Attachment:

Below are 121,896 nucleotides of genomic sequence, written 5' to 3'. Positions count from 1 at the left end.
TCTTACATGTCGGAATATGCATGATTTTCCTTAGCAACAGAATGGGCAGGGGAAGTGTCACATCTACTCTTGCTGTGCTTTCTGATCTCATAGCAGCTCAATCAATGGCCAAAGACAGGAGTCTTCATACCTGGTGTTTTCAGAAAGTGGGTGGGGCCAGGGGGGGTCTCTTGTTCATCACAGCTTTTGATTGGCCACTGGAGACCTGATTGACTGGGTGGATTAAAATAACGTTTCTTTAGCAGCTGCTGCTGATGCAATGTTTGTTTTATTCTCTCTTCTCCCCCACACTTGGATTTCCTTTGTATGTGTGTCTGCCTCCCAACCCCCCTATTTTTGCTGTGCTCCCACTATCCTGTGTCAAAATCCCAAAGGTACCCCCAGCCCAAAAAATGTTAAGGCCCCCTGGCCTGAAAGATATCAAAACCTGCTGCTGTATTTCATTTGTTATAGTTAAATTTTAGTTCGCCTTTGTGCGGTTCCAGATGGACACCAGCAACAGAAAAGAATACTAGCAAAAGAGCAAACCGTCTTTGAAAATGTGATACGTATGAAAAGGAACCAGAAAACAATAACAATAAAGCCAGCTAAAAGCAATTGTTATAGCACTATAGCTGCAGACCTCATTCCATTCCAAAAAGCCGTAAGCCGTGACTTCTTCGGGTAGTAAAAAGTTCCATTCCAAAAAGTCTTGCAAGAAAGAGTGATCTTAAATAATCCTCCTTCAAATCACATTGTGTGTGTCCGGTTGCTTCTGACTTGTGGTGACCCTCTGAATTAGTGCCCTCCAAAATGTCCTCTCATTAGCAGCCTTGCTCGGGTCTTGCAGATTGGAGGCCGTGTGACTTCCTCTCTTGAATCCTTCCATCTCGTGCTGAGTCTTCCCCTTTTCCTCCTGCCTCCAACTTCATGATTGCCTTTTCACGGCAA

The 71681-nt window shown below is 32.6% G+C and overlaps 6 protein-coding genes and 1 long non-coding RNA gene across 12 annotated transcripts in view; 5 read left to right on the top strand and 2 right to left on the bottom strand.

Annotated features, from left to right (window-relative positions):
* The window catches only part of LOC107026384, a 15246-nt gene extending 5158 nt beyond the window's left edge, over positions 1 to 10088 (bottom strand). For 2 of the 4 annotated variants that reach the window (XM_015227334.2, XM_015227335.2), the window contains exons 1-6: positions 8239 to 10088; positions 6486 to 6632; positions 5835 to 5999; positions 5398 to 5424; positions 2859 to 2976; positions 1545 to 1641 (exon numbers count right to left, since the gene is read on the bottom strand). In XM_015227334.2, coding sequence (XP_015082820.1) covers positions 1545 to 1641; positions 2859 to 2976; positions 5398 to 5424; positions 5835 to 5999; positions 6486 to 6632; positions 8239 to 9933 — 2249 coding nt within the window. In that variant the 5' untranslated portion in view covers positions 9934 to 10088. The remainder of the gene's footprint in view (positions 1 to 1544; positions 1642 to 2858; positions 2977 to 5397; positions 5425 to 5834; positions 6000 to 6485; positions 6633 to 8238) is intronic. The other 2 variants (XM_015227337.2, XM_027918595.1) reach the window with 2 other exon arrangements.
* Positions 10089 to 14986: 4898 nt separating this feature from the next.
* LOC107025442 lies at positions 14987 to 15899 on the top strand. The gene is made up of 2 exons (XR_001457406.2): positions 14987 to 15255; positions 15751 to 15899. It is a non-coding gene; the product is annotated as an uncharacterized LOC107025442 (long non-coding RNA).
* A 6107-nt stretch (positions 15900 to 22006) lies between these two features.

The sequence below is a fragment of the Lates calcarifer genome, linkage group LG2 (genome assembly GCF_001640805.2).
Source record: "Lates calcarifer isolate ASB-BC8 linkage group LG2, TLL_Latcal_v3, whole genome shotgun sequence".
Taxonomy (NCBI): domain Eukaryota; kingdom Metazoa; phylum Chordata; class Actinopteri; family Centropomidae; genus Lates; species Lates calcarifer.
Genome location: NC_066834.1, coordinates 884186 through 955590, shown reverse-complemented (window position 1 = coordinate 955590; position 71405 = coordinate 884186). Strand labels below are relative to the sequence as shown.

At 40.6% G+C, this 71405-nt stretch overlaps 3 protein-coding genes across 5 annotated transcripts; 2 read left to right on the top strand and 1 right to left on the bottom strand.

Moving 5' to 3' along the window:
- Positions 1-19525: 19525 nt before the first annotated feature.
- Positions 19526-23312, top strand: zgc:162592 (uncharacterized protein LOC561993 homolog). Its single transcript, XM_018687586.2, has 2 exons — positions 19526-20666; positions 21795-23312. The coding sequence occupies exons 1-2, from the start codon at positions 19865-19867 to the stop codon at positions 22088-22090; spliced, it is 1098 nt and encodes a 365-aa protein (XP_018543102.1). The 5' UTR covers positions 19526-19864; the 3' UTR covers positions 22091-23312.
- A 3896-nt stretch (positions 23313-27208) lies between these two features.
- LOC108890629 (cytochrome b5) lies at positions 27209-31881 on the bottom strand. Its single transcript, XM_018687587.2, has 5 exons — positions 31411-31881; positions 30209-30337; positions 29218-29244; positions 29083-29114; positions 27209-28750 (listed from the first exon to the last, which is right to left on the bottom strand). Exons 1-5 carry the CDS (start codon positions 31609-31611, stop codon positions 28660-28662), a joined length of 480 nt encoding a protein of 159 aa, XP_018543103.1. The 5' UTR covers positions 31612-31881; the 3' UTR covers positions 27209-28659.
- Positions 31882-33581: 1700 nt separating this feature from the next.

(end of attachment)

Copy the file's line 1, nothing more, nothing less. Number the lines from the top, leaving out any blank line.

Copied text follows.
Below are 121,896 nucleotides of genomic sequence, written 5' to 3'. Positions count from 1 at the left end.